As we continued to move east through the Loire Valley, we left the village of Quincy and made our way to Menetou-Salon, an AOC appellation that like Sancerre focuses primarily on Sauvignon Blanc and Pinot Noir, both in the rouge and rosé form. There are records as far back as 1063 that show evidence of vineyards being prevalent in the region, and while the wines often don't have the same celebrity status as the aforementioned Sancerre, they're often every bit as delicious.
Our first stop was at Domaine Jean Teiller, today run by Patricia Teiller and her husband Olivier Lunel. With vineyards planted to stony, mineral-rich soils, they're working with 11 hectares of Sauvignon Blanc and another 7 hectares of Pinot Noir, although as Patricia pointed out the latter isn't planted to silex like the former. Limestone and silex help to promote acidity in the grapes, which is great for making a crisp and snappy Sauvignon Blanc, but can be a bit much for Pinot Noir, especially when bringing the reds to full ripeness is already a challenge as is. Her 2017 whites were fantastic, full of stone fruit, salinity, and a fresh crispness.
Patricia brought out some of the rocks from her Sauvignon Blanc vineyards, covered with the fossils of sea creatures that existed back when the entire region was covered by ocean water. It's the compacted shells of the coquillage that make up the unique terroir of the Menetou-Salon soil.
As the sun began to set, we continued northwest towards the most famous Loire Valley appellation of them all: Sancerre. The region's Sauvignon Blanc wines have been having their moment in the sun over the past decade, with the name Sancerre practically becoming synonymous with the varietal, reminiscent of what Champagne is to sparkling wine. There isn't a serious wine list anywhere at this point that doesn't offer at least one Sancerre by the glass, which is good news for the appellation's winemakers. I'm completely on board with the renaissance myself. If I had to pick one wine to drink for there rest of my life, it would probably be Sancerre.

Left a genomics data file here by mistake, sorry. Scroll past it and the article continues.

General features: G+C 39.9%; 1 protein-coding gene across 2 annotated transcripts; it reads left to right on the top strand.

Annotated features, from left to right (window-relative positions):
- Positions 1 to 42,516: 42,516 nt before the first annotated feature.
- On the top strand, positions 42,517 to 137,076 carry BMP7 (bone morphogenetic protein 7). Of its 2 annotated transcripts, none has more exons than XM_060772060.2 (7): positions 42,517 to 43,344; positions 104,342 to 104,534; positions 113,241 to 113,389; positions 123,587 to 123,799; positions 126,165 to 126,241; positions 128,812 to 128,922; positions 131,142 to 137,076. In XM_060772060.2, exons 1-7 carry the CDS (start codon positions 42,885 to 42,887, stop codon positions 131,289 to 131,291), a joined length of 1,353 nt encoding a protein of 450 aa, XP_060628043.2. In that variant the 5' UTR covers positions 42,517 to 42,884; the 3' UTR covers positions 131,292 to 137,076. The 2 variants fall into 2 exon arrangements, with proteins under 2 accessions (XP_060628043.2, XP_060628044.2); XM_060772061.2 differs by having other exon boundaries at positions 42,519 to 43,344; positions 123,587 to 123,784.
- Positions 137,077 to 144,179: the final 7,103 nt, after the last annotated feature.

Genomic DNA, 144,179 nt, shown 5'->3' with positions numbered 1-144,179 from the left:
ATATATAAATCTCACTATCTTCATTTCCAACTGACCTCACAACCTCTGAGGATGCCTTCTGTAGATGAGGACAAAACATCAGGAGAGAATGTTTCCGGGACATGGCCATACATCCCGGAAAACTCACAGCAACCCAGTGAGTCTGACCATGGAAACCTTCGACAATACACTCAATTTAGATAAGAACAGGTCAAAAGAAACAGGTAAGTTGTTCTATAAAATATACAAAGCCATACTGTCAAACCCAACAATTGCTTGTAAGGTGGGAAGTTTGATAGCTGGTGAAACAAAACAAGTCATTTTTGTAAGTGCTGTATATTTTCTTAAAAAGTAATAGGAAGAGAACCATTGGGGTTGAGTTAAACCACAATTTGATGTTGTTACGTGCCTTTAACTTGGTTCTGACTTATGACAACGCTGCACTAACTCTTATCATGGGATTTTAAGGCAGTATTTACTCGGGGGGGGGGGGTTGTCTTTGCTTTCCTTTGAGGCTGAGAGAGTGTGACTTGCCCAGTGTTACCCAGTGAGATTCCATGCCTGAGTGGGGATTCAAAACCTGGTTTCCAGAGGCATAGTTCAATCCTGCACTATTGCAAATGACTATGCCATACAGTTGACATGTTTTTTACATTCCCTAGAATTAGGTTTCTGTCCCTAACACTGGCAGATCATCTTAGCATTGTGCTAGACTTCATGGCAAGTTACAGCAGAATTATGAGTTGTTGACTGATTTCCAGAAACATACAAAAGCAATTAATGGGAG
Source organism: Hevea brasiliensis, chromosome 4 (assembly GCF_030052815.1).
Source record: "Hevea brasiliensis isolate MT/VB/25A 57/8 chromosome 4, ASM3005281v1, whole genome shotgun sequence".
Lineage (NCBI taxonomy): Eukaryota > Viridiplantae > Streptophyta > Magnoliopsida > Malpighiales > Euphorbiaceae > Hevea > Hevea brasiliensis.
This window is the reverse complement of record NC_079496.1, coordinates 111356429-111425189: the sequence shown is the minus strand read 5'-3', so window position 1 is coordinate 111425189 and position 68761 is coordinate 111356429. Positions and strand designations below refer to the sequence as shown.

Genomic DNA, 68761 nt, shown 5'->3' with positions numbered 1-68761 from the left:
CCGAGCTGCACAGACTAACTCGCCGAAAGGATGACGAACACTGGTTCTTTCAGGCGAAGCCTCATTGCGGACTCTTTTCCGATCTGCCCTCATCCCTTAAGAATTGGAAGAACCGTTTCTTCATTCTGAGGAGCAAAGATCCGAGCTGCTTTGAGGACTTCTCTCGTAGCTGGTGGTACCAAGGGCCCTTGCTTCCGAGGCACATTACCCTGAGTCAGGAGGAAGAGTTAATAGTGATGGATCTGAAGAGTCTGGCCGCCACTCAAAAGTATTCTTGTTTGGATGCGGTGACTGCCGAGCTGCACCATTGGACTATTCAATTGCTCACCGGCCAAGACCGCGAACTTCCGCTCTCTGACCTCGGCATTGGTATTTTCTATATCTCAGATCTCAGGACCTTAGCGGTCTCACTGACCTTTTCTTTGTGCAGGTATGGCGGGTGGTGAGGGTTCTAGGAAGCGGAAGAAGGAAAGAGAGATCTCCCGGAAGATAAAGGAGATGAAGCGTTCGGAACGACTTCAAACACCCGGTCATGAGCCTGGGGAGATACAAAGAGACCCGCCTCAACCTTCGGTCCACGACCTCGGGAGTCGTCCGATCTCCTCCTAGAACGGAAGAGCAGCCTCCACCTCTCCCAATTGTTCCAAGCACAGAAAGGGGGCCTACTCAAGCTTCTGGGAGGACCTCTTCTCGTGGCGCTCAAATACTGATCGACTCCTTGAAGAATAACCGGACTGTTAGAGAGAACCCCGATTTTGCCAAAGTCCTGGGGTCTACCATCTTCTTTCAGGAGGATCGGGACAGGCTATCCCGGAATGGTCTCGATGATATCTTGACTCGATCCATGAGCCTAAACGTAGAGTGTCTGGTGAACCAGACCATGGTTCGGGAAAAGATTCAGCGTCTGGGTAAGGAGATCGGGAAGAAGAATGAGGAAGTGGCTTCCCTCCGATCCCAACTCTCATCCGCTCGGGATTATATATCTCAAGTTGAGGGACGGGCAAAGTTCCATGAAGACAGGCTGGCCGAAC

We pulled into Domaine Daulny just in time to catch Etienne Daulny filling up a few glasses from the recent 2017 vintage tanks. The wine was simply outstanding, fleshy and brimming with round fruit flavors, but absolutely zesty and zingy on the palate. Etienne didn't have the same problems with frost that other Loire Valley producers during the vintage. He lost maybe 10% to the cold, but overall he considers the harvest a complete success. I couldn't help but concur.
Things started to get a bit nuts when Etienne's daughter Céline started bringing out plates of local Chavignol goat cheese to pair with the wine, perhaps my favorite cheese that exists with its mild, slightly herbaceous flavor and thick, creamy center. With the wine it was an absolute dream. If there's anything that should be on every wine drinker's bucket list, it's to drink a cold glass of Sancerre blanc in the region with a bite of fresh Chavignol. I'm hardly a nerd when it comes to wine pairings, but in this case I can vouch for the experience: absolutely worth the hype.